Economy

Australian dollar will stay low: Economy roundup

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Speaking to currency economists just a few months ago, all the talk was of just how long it would take for the Australian dollar to reach parity with the US. How quickly things change.

Speaking to currency economists just a few months ago, all the talk was of just how long it would take for the Australian dollar to reach parity with the US. How quickly things change.

After reaching a high of US98.49c on 15 July, the Australian dollar has come tumbling back to earth, delivering some much longed-for relief to Australia’s export and tourism sectors.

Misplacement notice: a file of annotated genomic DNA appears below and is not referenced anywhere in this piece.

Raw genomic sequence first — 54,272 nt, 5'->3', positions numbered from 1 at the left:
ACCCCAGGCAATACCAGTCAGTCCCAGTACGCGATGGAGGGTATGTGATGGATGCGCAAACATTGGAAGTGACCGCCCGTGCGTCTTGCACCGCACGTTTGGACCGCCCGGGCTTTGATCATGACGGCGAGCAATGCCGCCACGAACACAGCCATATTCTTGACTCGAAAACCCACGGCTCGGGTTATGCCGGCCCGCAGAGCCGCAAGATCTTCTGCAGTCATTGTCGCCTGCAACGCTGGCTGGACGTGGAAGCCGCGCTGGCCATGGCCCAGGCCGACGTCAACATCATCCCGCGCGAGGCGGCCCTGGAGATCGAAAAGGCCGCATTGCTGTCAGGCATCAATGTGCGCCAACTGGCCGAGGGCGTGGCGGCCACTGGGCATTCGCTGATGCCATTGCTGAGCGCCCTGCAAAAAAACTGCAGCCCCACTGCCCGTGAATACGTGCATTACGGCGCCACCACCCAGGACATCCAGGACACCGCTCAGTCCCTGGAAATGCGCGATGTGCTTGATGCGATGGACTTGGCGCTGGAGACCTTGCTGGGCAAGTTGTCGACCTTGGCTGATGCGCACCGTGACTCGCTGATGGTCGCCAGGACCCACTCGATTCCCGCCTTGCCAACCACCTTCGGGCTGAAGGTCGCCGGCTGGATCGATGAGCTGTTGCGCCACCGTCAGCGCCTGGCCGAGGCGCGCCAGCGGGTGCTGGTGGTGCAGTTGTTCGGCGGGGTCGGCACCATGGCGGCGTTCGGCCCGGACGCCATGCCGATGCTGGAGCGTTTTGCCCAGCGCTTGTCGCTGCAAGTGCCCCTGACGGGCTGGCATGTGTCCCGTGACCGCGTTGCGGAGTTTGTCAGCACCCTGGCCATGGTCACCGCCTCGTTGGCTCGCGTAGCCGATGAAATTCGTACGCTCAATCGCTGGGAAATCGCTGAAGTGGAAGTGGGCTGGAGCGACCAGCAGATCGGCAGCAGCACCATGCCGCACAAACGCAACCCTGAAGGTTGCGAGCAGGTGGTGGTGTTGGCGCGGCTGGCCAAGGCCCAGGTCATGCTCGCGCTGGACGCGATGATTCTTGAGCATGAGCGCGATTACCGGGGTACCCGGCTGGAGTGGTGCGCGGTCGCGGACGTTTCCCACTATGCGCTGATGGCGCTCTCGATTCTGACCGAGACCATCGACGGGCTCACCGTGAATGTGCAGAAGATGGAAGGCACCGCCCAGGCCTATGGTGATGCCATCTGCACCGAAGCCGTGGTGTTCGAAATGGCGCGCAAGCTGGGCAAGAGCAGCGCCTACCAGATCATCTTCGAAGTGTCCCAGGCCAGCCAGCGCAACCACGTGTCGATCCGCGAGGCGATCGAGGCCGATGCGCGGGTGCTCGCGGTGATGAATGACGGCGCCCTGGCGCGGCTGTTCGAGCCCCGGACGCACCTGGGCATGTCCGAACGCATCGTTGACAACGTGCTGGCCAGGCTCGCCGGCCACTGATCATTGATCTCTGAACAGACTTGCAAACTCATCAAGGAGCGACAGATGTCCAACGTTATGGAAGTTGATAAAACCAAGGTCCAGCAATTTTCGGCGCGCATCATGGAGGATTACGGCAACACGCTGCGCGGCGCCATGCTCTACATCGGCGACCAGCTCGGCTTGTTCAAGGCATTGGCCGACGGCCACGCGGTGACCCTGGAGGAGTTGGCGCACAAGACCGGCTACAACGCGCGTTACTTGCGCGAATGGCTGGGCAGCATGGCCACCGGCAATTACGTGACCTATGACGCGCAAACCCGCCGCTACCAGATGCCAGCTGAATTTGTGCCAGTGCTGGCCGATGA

There are three main reasons for the fall – the improving US dollar, tumbling commodity prices, and the fact that the next interest rates move is now widely considered to be heading down rather than up.

While the current value of the Australian dollar – at midday it is trading at US87.15c – is unlikely to be sustained, several economists see it floating around the US90c mark for the rest of this year.

The lower rate expectations that are feeding into the weaker Australian dollar could be having the reverse affect on auction clearance rates, with stronger results in the biggest markets over the weekend.

In Melbourne 66% of 449 properties up for auction were sold, according to the Real Estate Institute of Victoria, up from 61% last weekend. And Australian Property Monitors data shows Sydney was also strong, with 54% of 188 properties cleared, although conditions in Brisbane and Adelaide were much weaker with 23% and 13% clearance rates respectively.

On the markets today, the S&P/ASX200 is up 0.4% on Friday’s close to 5002.3 at 12.10pm, with a rebound in commodity stocks the key reason for the lift.

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